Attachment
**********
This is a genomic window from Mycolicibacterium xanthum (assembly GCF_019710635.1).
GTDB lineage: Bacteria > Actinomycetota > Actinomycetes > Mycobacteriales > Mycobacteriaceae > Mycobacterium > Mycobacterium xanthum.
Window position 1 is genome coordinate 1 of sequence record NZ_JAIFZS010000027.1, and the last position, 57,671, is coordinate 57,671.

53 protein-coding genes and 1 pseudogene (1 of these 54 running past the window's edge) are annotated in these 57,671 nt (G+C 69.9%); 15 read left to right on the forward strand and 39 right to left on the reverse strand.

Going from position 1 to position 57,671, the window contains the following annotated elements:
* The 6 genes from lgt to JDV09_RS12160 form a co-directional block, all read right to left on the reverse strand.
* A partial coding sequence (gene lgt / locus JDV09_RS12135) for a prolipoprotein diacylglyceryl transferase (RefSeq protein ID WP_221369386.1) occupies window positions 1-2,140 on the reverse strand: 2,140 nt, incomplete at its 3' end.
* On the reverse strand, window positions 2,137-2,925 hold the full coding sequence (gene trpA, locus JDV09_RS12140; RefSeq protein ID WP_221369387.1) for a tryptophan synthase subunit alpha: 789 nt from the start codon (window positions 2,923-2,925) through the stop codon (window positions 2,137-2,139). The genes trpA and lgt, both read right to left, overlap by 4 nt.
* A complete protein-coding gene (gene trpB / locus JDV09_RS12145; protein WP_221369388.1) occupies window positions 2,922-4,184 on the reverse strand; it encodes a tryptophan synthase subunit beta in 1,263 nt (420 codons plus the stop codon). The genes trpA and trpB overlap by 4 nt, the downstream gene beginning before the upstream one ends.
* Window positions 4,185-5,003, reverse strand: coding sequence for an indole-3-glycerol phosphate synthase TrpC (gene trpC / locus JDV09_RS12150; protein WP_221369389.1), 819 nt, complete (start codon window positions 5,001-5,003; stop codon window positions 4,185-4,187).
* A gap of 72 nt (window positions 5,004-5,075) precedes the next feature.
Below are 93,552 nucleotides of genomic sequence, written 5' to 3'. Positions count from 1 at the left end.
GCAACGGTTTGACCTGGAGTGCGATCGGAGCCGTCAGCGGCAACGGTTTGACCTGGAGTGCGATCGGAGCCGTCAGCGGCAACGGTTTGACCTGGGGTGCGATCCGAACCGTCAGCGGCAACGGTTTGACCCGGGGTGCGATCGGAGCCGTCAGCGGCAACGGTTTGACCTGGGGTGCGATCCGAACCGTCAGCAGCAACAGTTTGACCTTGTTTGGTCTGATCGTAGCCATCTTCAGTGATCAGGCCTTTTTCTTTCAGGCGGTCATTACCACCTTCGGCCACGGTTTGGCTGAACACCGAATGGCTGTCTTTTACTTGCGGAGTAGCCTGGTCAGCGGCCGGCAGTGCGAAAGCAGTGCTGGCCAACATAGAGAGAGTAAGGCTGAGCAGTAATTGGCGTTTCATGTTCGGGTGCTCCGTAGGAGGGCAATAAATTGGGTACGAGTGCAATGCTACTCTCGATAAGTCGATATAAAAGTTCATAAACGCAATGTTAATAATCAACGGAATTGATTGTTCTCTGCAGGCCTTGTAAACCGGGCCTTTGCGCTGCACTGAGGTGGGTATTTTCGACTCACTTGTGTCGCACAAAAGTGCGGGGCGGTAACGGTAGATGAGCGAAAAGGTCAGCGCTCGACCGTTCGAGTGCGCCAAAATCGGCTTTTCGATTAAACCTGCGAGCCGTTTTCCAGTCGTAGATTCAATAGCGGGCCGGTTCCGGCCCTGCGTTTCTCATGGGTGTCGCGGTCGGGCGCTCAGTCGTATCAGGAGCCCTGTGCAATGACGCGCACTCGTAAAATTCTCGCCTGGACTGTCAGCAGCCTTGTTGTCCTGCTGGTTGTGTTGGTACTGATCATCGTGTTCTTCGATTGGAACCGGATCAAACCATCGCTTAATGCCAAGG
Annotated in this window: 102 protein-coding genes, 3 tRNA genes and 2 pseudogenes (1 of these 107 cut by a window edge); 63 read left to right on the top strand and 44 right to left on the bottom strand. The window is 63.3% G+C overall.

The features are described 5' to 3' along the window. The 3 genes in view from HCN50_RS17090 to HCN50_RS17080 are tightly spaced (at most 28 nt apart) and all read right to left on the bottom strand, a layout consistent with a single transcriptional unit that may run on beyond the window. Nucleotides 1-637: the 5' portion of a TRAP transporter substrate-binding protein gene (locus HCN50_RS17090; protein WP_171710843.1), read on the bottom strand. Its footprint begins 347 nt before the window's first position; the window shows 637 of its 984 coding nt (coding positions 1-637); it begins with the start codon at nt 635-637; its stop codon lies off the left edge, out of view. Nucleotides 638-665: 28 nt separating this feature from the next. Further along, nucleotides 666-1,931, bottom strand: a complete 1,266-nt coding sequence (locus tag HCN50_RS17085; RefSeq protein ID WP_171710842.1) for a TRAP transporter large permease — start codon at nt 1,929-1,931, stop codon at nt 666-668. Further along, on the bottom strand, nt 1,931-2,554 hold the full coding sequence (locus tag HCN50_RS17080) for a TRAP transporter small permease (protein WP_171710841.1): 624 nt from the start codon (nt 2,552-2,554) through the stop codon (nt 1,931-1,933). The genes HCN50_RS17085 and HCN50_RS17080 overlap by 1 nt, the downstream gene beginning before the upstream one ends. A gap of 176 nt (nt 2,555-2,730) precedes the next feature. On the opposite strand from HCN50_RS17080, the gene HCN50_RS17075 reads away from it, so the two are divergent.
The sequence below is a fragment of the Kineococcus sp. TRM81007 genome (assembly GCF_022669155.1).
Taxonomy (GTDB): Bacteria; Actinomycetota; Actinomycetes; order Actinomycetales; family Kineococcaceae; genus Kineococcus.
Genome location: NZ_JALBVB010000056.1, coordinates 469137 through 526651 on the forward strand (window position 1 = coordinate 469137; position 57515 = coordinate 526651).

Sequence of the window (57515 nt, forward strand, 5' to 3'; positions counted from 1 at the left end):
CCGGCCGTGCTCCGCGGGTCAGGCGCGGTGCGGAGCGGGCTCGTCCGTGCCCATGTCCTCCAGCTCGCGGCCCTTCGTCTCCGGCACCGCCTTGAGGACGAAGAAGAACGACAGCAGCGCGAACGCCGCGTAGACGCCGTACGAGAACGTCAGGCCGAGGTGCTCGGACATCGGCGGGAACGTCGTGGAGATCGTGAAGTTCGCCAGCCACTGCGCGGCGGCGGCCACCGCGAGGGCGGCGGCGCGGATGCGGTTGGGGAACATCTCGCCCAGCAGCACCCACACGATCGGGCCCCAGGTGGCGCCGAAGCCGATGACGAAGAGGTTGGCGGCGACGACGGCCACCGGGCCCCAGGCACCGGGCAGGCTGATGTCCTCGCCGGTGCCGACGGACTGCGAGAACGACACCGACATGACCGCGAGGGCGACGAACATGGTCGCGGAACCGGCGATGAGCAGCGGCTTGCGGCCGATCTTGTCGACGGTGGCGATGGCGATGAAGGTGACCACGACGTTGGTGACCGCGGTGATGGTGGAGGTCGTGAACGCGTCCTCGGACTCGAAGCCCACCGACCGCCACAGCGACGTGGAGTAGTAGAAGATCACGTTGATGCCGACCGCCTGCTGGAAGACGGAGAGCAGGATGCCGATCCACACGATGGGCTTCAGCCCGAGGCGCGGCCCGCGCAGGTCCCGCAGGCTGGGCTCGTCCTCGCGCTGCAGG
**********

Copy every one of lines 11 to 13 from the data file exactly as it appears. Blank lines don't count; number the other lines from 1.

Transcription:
* A gap of 72 nt (window positions 5,004-5,075) precedes the next feature.
Below are 93,552 nucleotides of genomic sequence, written 5' to 3'. Positions count from 1 at the left end.
GCAACGGTTTGACCTGGAGTGCGATCGGAGCCGTCAGCGGCAACGGTTTGACCTGGAGTGCGATCGGAGCCGTCAGCGGCAACGGTTTGACCTGGGGTGCGATCCGAACCGTCAGCGGCAACGGTTTGACCCGGGGTGCGATCGGAGCCGTCAGCGGCAACGGTTTGACCTGGGGTGCGATCCGAACCGTCAGCAGCAACAGTTTGACCTTGTTTGGTCTGATCGTAGCCATCTTCAGTGATCAGGCCTTTTTCTTTCAGGCGGTCATTACCACCTTCGGCCACGGTTTGGCTGAACACCGAATGGCTGTCTTTTACTTGCGGAGTAGCCTGGTCAGCGGCCGGCAGTGCGAAAGCAGTGCTGGCCAACATAGAGAGAGTAAGGCTGAGCAGTAATTGGCGTTTCATGTTCGGGTGCTCCGTAGGAGGGCAATAAATTGGGTACGAGTGCAATGCTACTCTCGATAAGTCGATATAAAAGTTCATAAACGCAATGTTAATAATCAACGGAATTGATTGTTCTCTGCAGGCCTTGTAAACCGGGCCTTTGCGCTGCACTGAGGTGGGTATTTTCGACTCACTTGTGTCGCACAAAAGTGCGGGGCGGTAACGGTAGATGAGCGAAAAGGTCAGCGCTCGACCGTTCGAGTGCGCCAAAATCGGCTTTTCGATTAAACCTGCGAGCCGTTTTCCAGTCGTAGATTCAATAGCGGGCCGGTTCCGGCCCTGCGTTTCTCATGGGTGTCGCGGTCGGGCGCTCAGTCGTATCAGGAGCCCTGTGCAATGACGCGCACTCGTAAAATTCTCGCCTGGACTGTCAGCAGCCTTGTTGTCCTGCTGGTTGTGTTGGTACTGATCATCGTGTTCTTCGATTGGAACCGGATCAAACCATCGCTTAATGCCAAGG